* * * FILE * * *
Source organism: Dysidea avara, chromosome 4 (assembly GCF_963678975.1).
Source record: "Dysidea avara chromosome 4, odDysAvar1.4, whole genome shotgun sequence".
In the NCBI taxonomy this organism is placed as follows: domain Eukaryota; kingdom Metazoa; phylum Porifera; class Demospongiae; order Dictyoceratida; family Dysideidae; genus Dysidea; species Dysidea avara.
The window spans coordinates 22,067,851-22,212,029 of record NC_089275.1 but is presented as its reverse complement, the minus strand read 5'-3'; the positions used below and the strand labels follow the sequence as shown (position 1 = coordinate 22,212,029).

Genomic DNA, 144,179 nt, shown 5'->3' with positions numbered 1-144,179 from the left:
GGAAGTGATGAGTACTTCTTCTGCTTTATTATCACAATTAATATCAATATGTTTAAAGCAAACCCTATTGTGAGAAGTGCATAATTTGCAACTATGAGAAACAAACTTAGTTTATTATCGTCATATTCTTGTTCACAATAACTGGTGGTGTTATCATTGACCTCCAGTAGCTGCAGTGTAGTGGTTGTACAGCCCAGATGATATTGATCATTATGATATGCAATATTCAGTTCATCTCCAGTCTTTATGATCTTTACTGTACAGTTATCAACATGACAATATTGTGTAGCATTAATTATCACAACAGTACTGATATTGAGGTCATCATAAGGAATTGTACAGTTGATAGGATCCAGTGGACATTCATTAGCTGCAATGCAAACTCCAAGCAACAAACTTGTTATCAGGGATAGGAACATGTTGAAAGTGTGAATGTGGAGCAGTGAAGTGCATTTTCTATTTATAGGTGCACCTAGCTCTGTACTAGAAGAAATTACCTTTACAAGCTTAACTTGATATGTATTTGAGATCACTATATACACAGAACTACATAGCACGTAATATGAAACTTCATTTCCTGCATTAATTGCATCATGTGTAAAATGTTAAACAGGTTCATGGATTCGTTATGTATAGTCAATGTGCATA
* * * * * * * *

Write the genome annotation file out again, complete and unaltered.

Source organism: Dysidea avara, chromosome 4 (assembly GCF_963678975.1).
Source record: "Dysidea avara chromosome 4, odDysAvar1.4, whole genome shotgun sequence".
In the NCBI taxonomy this organism is placed as follows: domain Eukaryota; kingdom Metazoa; phylum Porifera; class Demospongiae; order Dictyoceratida; family Dysideidae; genus Dysidea; species Dysidea avara.
The window spans coordinates 22,067,851-22,212,029 of record NC_089275.1 but is presented as its reverse complement, the minus strand read 5'-3'; the positions used below and the strand labels follow the sequence as shown (position 1 = coordinate 22,212,029).

Genomic DNA, 144,179 nt, shown 5'->3' with positions numbered 1-144,179 from the left:
GGAAGTGATGAGTACTTCTTCTGCTTTATTATCACAATTAATATCAATATGTTTAAAGCAAACCCTATTGTGAGAAGTGCATAATTTGCAACTATGAGAAACAAACTTAGTTTATTATCGTCATATTCTTGTTCACAATAACTGGTGGTGTTATCATTGACCTCCAGTAGCTGCAGTGTAGTGGTTGTACAGCCCAGATGATATTGATCATTATGATATGCAATATTCAGTTCATCTCCAGTCTTTATGATCTTTACTGTACAGTTATCAACATGACAATATTGTGTAGCATTAATTATCACAACAGTACTGATATTGAGGTCATCATAAGGAATTGTACAGTTGATAGGATCCAGTGGACATTCATTAGCTGCAATGCAAACTCCAAGCAACAAACTTGTTATCAGGGATAGGAACATGTTGAAAGTGTGAATGTGGAGCAGTGAAGTGCATTTTCTATTTATAGGTGCACCTAGCTCTGTACTAGAAGAAATTACCTTTACAAGCTTAACTTGATATGTATTTGAGATCACTATATACACAGAACTACATAGCACGTAATATGAAACTTCATTTCCTGCATTAATTGCATCATGTGTAAAATGTTAAACAGGTTCATGGATTCGTTATGTATAGTCAATGTGCATA